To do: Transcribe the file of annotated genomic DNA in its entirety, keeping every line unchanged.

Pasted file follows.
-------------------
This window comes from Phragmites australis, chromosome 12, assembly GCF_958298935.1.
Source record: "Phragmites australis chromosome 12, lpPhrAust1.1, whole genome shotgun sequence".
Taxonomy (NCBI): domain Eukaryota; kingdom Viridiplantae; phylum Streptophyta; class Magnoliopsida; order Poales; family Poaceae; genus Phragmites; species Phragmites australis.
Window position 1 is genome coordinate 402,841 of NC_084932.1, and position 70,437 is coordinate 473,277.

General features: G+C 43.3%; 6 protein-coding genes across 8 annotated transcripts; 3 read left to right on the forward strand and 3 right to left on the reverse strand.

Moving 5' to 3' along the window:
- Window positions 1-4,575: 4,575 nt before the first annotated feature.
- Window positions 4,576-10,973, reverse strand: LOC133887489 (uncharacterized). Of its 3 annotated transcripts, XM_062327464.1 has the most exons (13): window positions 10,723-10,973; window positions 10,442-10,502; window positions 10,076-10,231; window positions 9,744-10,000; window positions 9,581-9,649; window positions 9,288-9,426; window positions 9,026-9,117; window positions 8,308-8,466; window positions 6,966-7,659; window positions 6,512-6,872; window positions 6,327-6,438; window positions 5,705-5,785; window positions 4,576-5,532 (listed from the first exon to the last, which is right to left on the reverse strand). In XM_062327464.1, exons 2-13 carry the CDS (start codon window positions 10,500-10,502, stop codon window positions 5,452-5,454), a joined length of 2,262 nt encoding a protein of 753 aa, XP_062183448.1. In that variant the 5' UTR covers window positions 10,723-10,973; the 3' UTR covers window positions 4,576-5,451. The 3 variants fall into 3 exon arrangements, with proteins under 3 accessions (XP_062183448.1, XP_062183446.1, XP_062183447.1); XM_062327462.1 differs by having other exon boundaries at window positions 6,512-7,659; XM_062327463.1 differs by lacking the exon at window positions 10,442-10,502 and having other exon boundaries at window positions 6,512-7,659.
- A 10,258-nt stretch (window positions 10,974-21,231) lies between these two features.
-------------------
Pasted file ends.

This window comes from Phragmites australis, chromosome 12, assembly GCF_958298935.1.
Source record: "Phragmites australis chromosome 12, lpPhrAust1.1, whole genome shotgun sequence".
Taxonomy (NCBI): domain Eukaryota; kingdom Viridiplantae; phylum Streptophyta; class Magnoliopsida; order Poales; family Poaceae; genus Phragmites; species Phragmites australis.
Window position 1 is genome coordinate 402,841 of NC_084932.1, and position 70,437 is coordinate 473,277.

General features: G+C 43.3%; 6 protein-coding genes across 8 annotated transcripts; 3 read left to right on the forward strand and 3 right to left on the reverse strand.

Moving 5' to 3' along the window:
- Window positions 1-4,575: 4,575 nt before the first annotated feature.
- Window positions 4,576-10,973, reverse strand: LOC133887489 (uncharacterized). Of its 3 annotated transcripts, XM_062327464.1 has the most exons (13): window positions 10,723-10,973; window positions 10,442-10,502; window positions 10,076-10,231; window positions 9,744-10,000; window positions 9,581-9,649; window positions 9,288-9,426; window positions 9,026-9,117; window positions 8,308-8,466; window positions 6,966-7,659; window positions 6,512-6,872; window positions 6,327-6,438; window positions 5,705-5,785; window positions 4,576-5,532 (listed from the first exon to the last, which is right to left on the reverse strand). In XM_062327464.1, exons 2-13 carry the CDS (start codon window positions 10,500-10,502, stop codon window positions 5,452-5,454), a joined length of 2,262 nt encoding a protein of 753 aa, XP_062183448.1. In that variant the 5' UTR covers window positions 10,723-10,973; the 3' UTR covers window positions 4,576-5,451. The 3 variants fall into 3 exon arrangements, with proteins under 3 accessions (XP_062183448.1, XP_062183446.1, XP_062183447.1); XM_062327462.1 differs by having other exon boundaries at window positions 6,512-7,659; XM_062327463.1 differs by lacking the exon at window positions 10,442-10,502 and having other exon boundaries at window positions 6,512-7,659.
- A 10,258-nt stretch (window positions 10,974-21,231) lies between these two features.